April 17, 1933.
Appeal from City Court of Bogalusa; J.W. Richardson, Judge.
Suit by Mallie Smith and another against the World Fire Marine Insurance Company. Judgment for plaintiffs, and defendant appeals.
St. Clair Adams and St. Clair Adams, Jr., both of New Orleans, for appellant.
Bascom D. Talley, of Bogalusa, for appellees.
Mallie Smith and Washington Bank Trust Company brought suit against the World Fire Marine Insurance Company of Hartford, Conn., to recover the sum of $203.79 and 25 per cent. in addition thereon as a penalty, and $50 attorney's fees.
Their petition alleges: That the defendant insurance company issued its insurance policy in favor of Hey Blackwell on an automobile which the said Blackwell had bought from Knight Motor Company.
That Blackwell purchased the automobile partly on credit, giving notes representing the credit price to the extent of $225.
That said sale was evidenced by an authentic act in which a special mortgage and vendor's privilege was granted by the buyer and retained on the automobile by the seller in order to secure the payment of said notes. The plaintiffs also averred that in order to further secure the payment of the notes, said Blackwell procured insurance on the automobile against loss by theft or fire and, as the notes were by Knight Motor Company, negotiated to the Washington Bank Trust Company, the insurance was made payable to the assured and to Washington Bank Trust Company as their interest might appear.
That the plaintiff Smith bought the automobile from Blackwell and as payment indorsed these notes, thereby making himself liable thereon before recourse could be had on Blackwell. That the insurance company took cognizance of the transfer from Blackwell to Smith and, by a rider attached to the insurance policy, subrogated Smith to all the rights of Blackwell under the policy.
It is alleged that the automobile was destroyed by fire.
The defense is that the plaintiff Smith was not the unconditional and sole lawful owner of the automobile at the time it was destroyed, which under a stipulation in the policy was necessary to render the insurance company liable for the loss.
There was judgment in favor of the plaintiffs as prayed for.
Defendants have appealed.
Smith acquired the automobile from Blackwell at Bogalusa.
After he had kept the automobile a short time, he decided that he was unable to meet the maturities of the notes held by the bank and requested Knight Motor Company to take back the automobile and release him from his liability as indorser but Knight Motor Company refused to do so. Smith then found employment in Baton Rouge and took the automobile there with him.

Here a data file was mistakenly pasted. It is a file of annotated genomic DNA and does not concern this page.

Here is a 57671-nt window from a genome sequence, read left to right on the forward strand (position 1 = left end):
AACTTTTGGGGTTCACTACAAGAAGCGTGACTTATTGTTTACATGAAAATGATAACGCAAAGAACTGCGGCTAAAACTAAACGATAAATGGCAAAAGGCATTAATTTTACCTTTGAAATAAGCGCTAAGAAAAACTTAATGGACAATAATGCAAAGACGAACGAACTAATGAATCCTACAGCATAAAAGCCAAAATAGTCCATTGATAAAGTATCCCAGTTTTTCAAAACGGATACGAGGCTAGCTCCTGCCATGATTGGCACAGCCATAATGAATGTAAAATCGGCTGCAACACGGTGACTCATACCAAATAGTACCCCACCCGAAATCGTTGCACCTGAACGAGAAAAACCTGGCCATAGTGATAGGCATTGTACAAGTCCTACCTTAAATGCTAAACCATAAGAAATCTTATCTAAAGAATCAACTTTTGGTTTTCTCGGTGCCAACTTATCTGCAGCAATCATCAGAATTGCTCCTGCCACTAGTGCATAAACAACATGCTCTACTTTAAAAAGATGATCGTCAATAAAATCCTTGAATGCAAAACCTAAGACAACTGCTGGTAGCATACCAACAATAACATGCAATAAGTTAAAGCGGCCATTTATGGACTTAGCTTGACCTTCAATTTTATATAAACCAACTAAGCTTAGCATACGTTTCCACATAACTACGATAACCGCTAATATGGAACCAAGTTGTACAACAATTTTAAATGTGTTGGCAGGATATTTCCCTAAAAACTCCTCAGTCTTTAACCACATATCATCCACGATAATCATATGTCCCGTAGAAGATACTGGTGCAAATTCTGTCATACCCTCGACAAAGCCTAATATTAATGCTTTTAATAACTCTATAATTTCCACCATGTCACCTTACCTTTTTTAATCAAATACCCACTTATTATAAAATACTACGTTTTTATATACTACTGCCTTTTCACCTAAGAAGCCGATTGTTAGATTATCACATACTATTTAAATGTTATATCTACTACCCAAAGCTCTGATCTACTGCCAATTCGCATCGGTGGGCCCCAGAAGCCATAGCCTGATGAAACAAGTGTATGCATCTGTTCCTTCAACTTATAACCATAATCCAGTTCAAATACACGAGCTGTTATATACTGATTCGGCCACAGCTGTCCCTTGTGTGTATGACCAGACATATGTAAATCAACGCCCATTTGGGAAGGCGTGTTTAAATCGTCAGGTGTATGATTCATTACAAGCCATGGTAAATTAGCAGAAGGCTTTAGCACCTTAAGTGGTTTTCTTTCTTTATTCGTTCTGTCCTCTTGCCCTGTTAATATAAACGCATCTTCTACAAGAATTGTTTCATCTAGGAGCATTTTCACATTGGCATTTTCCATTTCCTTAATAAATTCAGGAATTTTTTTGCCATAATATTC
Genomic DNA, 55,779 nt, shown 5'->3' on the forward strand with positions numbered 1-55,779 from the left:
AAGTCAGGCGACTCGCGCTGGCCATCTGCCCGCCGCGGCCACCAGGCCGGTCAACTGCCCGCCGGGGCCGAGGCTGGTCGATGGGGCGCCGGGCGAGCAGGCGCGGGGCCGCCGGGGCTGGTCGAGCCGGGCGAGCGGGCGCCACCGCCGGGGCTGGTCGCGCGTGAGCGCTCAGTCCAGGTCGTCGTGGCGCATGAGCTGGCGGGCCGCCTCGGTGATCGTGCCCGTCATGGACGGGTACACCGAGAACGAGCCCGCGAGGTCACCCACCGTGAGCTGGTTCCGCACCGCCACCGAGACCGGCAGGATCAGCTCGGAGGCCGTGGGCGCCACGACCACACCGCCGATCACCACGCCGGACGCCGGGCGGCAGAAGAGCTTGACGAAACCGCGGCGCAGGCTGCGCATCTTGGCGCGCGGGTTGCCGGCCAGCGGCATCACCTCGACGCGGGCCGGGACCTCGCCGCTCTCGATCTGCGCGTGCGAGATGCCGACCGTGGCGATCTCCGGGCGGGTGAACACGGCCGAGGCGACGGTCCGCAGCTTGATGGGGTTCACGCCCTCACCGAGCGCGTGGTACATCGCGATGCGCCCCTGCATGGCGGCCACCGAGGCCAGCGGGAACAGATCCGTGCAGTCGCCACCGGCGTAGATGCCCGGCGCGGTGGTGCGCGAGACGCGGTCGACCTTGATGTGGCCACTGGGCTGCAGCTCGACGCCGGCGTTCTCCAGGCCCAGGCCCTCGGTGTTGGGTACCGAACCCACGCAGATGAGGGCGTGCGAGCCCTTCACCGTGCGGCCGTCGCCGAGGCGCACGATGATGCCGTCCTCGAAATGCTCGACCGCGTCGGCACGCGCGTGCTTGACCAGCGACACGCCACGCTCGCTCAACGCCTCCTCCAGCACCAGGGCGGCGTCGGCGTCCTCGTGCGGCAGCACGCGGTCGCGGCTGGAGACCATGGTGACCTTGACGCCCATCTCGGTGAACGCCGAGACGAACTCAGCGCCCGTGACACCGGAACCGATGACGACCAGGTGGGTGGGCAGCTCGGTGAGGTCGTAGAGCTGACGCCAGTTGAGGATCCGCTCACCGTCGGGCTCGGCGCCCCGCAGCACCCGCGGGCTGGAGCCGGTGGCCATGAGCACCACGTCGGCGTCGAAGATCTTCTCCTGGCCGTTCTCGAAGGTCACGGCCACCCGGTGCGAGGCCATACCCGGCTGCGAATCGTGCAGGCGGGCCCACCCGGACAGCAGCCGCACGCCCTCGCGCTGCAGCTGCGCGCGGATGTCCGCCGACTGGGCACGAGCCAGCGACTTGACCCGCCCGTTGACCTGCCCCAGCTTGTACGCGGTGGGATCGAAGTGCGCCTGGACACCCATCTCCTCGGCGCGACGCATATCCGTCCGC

Percy Lindsley, a partner in the firm Knight Motor Company, learning that Smith was not meeting the notes at their maturities, had some conversation about the matter with Blackwell calling his attention to Blackwell's liability to Knight Motor Company as indorser of the notes and it seems that Mr. Knight also had something to say to Blackwell on that subject.
It appears that Smith wrote Blackwell from Baton Rouge requesting him to come and get the automobile and sell it and apply the proceeds to the payment of the notes. It also appears that Lindsley phoned Smith at Baton Rouge from Bogalusa asking him if Blackwell could come get the automobile for the purpose of selling it and applying the proceeds to the payment of the notes, and that Smith agreed that Blackwell could come and get it and sell it for the purpose stated.
Defendant contends that Smith retransferred the automobile to Blackwell and thereby ceased to be the unconditional and sole owner and that the stipulation in the policy, should the title of the assured cease to be other than that of unconditional and sole owner, it should become null and void, became effective.
Both Smith and Blackwell testify that Smith did not retransfer to Blackwell; that Smith merely authorized Blackwell to take it and sell it for the purpose of paying the notes, Blackwell acting as Smith's agent in the matter.